There was nothing illegal about Uber charging different prices during the wee hours of the New Year from those it charges on, say, Mother's Day. And, from a business perspective, it makes sense for Uber: If the company's projection that millions of riders will accept the peak-demand pricing ends up being right, surge pricing could translate into gross revenue in the hundreds of millions of dollars. But does the transparency of Uber's pricing make it ethical?
In a market economy, demand and price generally move in tandem. When demand goes up for a good or service, price generally goes up as well.
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And yet there is a reflexive disgust at merchants that seek to take advantage of human misfortune by hiking prices in response to elevated demand brought on by emergencies, such as weather-related calamities. About 35 states make it illegal for all or some businesses to charge prices that are unconscionable, defined in various ways, during times of emergency. States with such "price gouging" laws include California, Illinois, Louisiana, New Jersey, and New York.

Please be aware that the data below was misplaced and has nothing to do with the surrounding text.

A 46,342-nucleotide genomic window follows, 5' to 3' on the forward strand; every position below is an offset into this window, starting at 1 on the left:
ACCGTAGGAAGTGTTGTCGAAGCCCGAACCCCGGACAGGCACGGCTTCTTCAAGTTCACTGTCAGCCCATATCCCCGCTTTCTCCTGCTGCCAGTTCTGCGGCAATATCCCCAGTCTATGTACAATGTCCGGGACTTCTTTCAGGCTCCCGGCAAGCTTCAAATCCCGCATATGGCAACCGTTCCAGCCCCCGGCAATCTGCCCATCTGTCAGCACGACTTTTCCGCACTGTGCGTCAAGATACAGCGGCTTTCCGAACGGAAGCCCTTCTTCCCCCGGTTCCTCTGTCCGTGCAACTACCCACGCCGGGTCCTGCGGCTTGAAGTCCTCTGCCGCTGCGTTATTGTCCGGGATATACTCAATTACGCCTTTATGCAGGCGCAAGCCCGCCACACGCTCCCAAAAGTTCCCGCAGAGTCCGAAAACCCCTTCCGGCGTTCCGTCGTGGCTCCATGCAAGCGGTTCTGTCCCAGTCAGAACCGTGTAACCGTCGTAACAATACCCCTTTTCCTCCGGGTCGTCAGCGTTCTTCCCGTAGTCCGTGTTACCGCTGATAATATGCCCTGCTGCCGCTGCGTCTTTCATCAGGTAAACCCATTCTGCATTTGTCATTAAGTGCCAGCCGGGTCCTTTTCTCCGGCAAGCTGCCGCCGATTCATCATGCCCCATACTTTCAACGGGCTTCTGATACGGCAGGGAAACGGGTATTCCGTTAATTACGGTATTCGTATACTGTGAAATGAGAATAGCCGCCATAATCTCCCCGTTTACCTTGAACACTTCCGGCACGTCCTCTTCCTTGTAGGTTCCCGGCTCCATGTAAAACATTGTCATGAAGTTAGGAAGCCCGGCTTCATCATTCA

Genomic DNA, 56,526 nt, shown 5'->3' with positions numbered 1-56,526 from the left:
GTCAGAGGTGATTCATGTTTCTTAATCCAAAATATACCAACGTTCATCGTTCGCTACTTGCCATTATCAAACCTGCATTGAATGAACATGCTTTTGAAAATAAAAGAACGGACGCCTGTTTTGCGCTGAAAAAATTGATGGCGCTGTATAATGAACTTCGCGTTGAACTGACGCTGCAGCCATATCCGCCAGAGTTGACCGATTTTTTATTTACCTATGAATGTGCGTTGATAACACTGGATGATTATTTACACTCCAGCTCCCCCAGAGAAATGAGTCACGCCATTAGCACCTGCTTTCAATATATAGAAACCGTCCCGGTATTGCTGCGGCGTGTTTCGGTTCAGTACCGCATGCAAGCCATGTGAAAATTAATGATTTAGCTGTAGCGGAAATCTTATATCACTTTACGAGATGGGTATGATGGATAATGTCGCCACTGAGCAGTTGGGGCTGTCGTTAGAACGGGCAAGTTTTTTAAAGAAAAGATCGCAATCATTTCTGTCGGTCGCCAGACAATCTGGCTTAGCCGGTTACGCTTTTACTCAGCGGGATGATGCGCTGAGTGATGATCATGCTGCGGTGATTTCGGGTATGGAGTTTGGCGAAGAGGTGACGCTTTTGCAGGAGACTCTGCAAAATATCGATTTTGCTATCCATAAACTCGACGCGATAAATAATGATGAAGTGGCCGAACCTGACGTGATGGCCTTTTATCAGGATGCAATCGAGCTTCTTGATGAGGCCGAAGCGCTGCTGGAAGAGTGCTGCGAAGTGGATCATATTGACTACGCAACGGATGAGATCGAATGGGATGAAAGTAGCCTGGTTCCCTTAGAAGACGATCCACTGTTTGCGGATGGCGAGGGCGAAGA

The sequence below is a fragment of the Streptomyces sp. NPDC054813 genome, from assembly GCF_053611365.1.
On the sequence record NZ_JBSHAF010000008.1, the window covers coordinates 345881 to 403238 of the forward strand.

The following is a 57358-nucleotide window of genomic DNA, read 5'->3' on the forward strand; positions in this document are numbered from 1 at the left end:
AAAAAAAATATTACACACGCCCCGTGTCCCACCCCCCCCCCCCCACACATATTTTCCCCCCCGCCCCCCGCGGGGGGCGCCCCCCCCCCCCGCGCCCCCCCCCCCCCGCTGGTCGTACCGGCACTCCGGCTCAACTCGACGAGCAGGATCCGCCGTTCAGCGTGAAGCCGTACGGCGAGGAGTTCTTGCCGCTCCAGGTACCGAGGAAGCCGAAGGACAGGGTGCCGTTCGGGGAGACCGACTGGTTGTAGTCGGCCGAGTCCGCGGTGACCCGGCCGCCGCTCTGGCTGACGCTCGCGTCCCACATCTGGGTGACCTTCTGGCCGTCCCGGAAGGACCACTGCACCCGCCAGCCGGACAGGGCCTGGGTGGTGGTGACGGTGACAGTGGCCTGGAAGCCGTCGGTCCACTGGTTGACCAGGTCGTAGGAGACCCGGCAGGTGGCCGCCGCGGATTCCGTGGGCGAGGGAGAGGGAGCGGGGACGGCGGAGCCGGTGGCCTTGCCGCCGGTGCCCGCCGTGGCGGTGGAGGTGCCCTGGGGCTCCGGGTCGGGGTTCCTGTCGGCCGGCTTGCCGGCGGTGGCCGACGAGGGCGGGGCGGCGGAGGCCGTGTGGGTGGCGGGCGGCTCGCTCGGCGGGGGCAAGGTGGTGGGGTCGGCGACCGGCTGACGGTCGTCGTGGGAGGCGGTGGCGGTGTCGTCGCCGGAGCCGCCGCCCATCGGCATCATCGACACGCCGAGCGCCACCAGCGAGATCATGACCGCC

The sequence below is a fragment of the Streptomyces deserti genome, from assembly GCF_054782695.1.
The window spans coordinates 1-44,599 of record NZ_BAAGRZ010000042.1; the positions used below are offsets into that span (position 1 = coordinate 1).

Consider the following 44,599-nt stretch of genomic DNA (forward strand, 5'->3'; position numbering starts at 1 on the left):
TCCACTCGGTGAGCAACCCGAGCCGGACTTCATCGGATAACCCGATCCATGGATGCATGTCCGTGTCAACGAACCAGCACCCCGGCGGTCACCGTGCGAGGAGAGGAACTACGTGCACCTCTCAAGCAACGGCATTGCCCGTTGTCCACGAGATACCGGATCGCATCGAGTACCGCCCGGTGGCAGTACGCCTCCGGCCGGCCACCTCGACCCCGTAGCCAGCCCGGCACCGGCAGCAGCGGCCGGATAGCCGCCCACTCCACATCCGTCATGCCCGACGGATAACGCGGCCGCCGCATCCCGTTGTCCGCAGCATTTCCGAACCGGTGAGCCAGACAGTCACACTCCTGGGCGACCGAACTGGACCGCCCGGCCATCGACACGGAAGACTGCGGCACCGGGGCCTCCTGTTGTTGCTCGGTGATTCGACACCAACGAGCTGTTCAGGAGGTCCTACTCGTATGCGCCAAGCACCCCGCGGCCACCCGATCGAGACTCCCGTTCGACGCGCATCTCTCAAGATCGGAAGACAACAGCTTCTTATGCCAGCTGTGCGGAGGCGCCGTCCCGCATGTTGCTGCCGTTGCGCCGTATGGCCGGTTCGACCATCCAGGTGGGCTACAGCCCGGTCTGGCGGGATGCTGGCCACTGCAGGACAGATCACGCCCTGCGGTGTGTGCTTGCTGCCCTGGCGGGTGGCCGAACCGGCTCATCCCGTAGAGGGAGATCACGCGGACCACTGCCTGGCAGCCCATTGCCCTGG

Colorado is among the states that lack a broad price gouging law. In a Sept. 17, 2013 story, The Denver Post quoted Colorado Assistant Attorney General Jan Zavislan as saying: "The price of a product or service alone is not a scam if it's fully disclosed. If the consumer has the information and has the right to shop around, but the sources in an emergency aren't there, it might be an outrage to people, but there's no specific law on the price itself."
Is Uber's pricing on New Year's Eve more like emergency-triggered price gouging or more like the ethically uncomplicated dynamic pricing used by airlines and others to vary the price of product based on shifting demand? The answer has to be that Uber's pricing is ethically more like the latter than the former.